Amazon vows to be carbon neutral by 2040, buying 100,000 electric vans

By REUTERS | 20 September 2019

Bezos speaking at a press conference in Washington ahead of the upcoming Climate Week in New York. On the left screen is an image of the Rivian electric van Amazon has ordered.

WASHINGTON: Inc chief executive officer Jeff Bezos on Thursday pledged to make the largest US e-commerce company net carbon neutral by 2040 and to buy 100,000 electric delivery vans from a start-up, as employees and consumers around the world plan protests to address climate change.

Cutting emissions is a challenging goal for Amazon, which delivers 10 billion items a year and has a massive transportation and data center footprint. “We know we can do it and we know we have to do it,” said Bezos.

Bezos announced a number of actions at a press conference here ahead of the upcoming Climate Week in New York, a global gathering of world and company leaders seeking ways to fight climate change. Global marches to push for climate action are planned for Friday.

The Amazon vans, under the exclusive deal, will be built at Rivian’s plant, a former Mitsubishi factory in Normal, Illinois, said Rivian spokesman Amy Mast. The first vehicles will be delivered in 2021 and 10,000 should be on the road by late 2022, she said. The vehicles will be serviced by Rivian.


Rivian CEO R.J. Scaringe has described the Rivian vehicle’s platform as a skateboard that packages the drive units, battery pack, suspension system, brakes and cooling system all below wheel height to allow for more storage space and greater stability due to a lower centre of gravity.

Amazon and Ford Motor Co are among the investors in Rivian. Bezos said the first electric delivery vans for Amazon will be on the road by 2021, and all 100,000 will be deployed by 2024. A Rivian spokesman said 10,000 of the vehicles for Amazon will be on the road by late 2022.

Plymouth, Michigan-based Rivian, founded in 2009, has raised close to US$1.9 billion from investors, including a US$700 million February round led by Amazon.

Amazon is the first major company to announce such a goal by 2040, according to US non-profit group Ceres, which works with companies on sustainability commitments.


“What Amazon has announced today is groundbreaking and potentially game-changing,” said Sue Reid, vice president of climate and energy at Ceres. “This will certainly have ripple effects because Amazon is so intertwined with the entire economy.”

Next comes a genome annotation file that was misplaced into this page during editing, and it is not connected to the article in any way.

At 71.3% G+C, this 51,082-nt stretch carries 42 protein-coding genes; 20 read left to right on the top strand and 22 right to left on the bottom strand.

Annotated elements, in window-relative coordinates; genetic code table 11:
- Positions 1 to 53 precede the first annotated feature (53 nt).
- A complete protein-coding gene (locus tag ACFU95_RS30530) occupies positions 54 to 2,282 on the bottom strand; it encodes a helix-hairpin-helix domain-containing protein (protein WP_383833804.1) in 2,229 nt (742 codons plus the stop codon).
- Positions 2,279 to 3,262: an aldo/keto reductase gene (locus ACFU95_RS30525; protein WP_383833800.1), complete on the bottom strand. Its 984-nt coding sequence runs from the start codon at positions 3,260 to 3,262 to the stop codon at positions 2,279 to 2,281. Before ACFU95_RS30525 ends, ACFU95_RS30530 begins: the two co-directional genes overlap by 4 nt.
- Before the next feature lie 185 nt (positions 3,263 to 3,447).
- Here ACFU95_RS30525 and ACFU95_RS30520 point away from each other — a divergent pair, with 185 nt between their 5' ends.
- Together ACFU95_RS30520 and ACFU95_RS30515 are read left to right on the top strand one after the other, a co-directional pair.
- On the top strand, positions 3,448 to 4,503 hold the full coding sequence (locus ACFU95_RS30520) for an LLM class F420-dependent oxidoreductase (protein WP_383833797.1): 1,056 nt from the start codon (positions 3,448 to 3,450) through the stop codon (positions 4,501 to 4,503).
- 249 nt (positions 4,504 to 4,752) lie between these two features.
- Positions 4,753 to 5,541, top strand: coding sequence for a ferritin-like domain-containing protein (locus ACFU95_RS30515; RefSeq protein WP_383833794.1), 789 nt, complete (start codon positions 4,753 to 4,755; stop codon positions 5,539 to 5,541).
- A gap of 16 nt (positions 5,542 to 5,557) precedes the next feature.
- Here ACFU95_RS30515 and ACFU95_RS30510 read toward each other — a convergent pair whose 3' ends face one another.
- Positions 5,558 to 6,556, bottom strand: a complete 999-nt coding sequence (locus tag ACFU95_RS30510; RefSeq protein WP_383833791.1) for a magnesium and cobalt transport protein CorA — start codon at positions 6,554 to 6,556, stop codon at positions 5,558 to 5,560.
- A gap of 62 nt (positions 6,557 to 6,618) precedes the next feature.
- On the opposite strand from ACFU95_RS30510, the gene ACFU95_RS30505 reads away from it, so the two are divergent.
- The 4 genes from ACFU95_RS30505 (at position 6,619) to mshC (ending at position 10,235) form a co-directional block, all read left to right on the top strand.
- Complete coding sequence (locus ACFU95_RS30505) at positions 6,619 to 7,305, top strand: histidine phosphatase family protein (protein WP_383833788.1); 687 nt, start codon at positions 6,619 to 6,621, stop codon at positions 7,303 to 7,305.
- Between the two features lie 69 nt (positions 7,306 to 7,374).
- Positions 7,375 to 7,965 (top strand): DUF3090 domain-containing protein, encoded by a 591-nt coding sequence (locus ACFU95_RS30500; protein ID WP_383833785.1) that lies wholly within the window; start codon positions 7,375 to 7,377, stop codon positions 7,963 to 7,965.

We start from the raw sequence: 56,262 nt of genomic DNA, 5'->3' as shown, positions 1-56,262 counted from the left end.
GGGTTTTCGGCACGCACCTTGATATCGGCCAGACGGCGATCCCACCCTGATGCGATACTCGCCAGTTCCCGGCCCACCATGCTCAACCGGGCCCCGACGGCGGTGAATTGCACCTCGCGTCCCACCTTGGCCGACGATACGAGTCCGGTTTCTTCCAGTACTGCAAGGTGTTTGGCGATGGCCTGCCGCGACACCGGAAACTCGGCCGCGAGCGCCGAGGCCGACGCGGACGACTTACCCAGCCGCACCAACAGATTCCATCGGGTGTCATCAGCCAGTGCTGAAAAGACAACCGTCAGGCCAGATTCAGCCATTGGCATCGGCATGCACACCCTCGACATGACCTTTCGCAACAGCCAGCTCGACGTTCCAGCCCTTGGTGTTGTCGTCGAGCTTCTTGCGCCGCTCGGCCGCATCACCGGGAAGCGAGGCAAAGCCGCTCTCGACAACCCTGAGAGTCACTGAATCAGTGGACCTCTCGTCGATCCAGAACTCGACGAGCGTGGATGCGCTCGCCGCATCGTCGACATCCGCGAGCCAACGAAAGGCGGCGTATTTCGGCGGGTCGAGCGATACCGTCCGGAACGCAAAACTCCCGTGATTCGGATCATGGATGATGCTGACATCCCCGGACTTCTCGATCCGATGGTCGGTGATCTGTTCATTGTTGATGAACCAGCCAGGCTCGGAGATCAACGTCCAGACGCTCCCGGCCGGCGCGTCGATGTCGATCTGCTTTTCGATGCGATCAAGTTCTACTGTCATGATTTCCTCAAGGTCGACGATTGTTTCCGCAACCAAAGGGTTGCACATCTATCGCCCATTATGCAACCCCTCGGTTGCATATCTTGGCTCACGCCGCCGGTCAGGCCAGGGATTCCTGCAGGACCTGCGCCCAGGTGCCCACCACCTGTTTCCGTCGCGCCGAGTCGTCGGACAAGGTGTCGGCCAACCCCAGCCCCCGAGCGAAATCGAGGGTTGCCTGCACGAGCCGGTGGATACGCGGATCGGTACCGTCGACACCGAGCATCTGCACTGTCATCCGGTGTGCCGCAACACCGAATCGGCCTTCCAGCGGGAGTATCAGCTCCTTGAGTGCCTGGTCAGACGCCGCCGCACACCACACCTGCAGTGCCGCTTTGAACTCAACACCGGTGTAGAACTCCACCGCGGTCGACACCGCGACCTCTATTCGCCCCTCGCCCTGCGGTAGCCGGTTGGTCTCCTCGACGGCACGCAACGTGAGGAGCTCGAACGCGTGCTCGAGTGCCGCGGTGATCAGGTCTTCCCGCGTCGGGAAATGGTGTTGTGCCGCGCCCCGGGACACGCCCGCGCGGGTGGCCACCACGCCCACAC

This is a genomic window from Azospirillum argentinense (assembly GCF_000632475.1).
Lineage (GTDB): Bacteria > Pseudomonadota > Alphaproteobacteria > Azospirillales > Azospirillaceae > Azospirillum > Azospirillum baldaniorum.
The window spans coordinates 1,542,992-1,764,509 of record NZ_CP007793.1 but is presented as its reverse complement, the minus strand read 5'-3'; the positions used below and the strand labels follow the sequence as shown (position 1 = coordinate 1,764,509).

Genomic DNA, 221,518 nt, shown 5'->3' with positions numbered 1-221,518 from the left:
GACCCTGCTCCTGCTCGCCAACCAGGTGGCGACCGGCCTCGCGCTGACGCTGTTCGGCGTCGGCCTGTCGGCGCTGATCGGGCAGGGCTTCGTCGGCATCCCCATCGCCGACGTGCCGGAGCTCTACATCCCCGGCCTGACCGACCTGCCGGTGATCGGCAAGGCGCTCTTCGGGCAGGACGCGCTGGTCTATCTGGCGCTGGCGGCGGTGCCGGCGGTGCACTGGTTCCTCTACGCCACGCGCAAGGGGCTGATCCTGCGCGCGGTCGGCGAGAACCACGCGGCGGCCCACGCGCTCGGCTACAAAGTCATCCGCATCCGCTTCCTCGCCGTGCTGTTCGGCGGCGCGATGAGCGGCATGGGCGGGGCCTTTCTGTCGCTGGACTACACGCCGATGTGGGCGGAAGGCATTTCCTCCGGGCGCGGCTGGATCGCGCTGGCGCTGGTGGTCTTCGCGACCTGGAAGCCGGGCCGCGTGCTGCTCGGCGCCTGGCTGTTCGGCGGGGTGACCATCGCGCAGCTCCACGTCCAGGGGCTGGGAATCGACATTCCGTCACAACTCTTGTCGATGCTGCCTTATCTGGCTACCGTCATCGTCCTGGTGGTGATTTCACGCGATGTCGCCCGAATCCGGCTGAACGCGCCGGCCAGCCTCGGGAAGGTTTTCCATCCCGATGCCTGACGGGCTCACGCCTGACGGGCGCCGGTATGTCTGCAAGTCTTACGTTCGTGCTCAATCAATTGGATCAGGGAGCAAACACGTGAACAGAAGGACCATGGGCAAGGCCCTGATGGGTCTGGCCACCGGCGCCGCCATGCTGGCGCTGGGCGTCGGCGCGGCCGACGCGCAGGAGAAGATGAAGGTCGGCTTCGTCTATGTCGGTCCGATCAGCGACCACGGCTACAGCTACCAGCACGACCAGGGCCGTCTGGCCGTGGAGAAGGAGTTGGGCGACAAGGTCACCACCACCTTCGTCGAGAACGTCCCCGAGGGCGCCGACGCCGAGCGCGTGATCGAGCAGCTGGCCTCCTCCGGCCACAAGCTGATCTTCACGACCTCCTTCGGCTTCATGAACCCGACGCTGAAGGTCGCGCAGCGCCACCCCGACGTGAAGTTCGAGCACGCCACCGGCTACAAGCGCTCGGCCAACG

Bezos said Amazon will meet the goals of the Paris climate accord 10 years ahead of the accord’s schedule, and it will use 100% renewable energy by 2030, up from 40% today. The Trump administration said in June 2017 it was withdrawing from the Paris climate accord.

Environmental advocacy group Greenpeace USA welcomed the commitment, but a spokesman said the company still lags peers Google, Apple and Facebook in transparency around its renewable projects.

Amazon also pledged to buy 100,000 electric delivery vehicles from US vehicle design and manufacturing startup Rivian Automotive LLC.


The company said Amazon currently has 30,000 vehicles delivering customer orders in the United States. That excludes vans from United Parcel Service Inc and the US Postal Service, which are also carrying non-Amazon parcels.

Amazon will invest US$100 million to restore forests and wetlands, said Bezos, adding the company will take a “careful look” at political campaign contributions it makes that could be going to politicians that deny climate science.

Amazon previously said it would order 20,000 delivery vans from Daimler AG. Bezos did not put a total dollar figure on the efforts to decarbonise but said many of the initiatives would save money.

Impact of faster delivery

Moreover, the company’s move to accelerate delivery to same-day or next-day has the counterintuitive effect of decreasing carbon emissions, Bezos said. “Once you get to one day and same day, because you are eliminating the possibility of air transportation, you have to get those products closer to the customer,” he said.

He vowed to try to convince other company CEOs to sign on to Amazon’s plan, called The Climate Pledge.

Amazon workers who have pushed the company to take action on climate change called the plan a “huge win” but not enough. Amazon should halt support of the fossil-fuel industry and politicians that deny climate change, the Amazon Employees for Climate Justice group said in a tweet. They plan to join climate awareness marches on Friday.

Bezos said Amazon would continue to work with energy companies. “To ask oil and energy companies to do this transition with bad tools is not a good idea and we won’t do that,” Bezos said.

A proposal that the company report how it plans to deal with climate change received 29.8% of votes at Amazon’s shareholder meeting in May after garnering signatures from nearly 7,700 employees.